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[RC] LD - Bruce Weary

Kathy has said it better than I could. But I'll try, anyway.
All right, here's the deal. In all of the discussions I have seen and heard regarding LD riders feeling mistreated and "looked down upon," I have yet to see one instance where the perceived insult didn't extend, not from how they are actually spoken to and dealt with at a ride, but rather as a result of that rider being miffed in some way about the level of awards and recognition they could or could not garner for having ridden an LD vs. an endurance ride of 50 miles or more. Kathy mentioned that recognition and "spotlighting" her is not important to her, and I believe that is congruent with her being comfortable with the status of LD as it was originally intended--an entry level, less strenuous way of exposing one's self to the sport, a place to condition young horses, re-condition older horses or rehab injured ones, as well as a venue for those who no longer prefer the longer distances for whatever reason: aging joints, limited time, limited resources, or whatever.
Those who want "more for less," and by that I mean wanting more opportunities for winning, BC's, points, recognition, their name in lights, bragging rights at the water cooler at work, etc., for only having only gone half to one fourth (or less) the distance of what our sport has defined as an endurance ride, are going to have to realize that in life, recognition and praise are generally in proportion to the effort given. The same is true in our sport. It's also true whether you have limited resources, PTA meetings, bad knees or you work weekends. Our personal challenges that make it difficult to participate or succeed in endurance riding are not good reasons for "dumbing down" the sport, so that awards and praise can be more easily obtained with less effort. I, for one, object to such an idea. If this seems unfair, I suggest you run a 10k at a long distance running event, and then demand a "marathon runner" medallion at the finish line. Tell me what they say. When they refuse, tell them you are a runner, just the same, and you feel insulted and looked down upon. Tell me what they say.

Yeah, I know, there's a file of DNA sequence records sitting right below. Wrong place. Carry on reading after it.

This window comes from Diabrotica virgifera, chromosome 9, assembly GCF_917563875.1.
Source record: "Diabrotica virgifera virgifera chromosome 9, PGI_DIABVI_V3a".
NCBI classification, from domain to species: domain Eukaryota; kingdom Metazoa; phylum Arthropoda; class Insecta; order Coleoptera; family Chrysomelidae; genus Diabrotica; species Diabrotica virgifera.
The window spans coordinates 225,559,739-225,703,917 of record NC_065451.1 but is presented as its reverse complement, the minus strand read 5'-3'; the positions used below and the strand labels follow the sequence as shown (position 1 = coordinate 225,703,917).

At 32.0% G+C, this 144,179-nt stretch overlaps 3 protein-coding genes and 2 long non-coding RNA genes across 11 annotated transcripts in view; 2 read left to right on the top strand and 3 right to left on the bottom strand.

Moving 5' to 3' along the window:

Try climbing Pike's Peak, and afterwards demanding membership into the Mt. Everest Club. Tell me what they say. Good luck with that one. Do half the work of your co-workers and demand the same pay. (Okay, I know there are already people getting away with that one. Bad example):>
The point here, folks, is that our tiny little group of some 7,000 members are a rare and fortunate breed. We have the titanic privilege of climbing aboard our mounts and, with the tap of our heel, or a gentle "get up!," feeling the loyal muscle and heart beneath us, convey us anywhere we like, for up to 100 miles at a time. Just because we ask.
So the next time you mount up and enter a long distance riding event, ask yourself, "What am I really here for? Personal recognition and glory that is really earned 95% by my horse, or the chance to see some pretty country with like minded riders, and the spice of a little competition thrown in?"
I know how I would answer that one, and how many of you would, too. Bruce Weary


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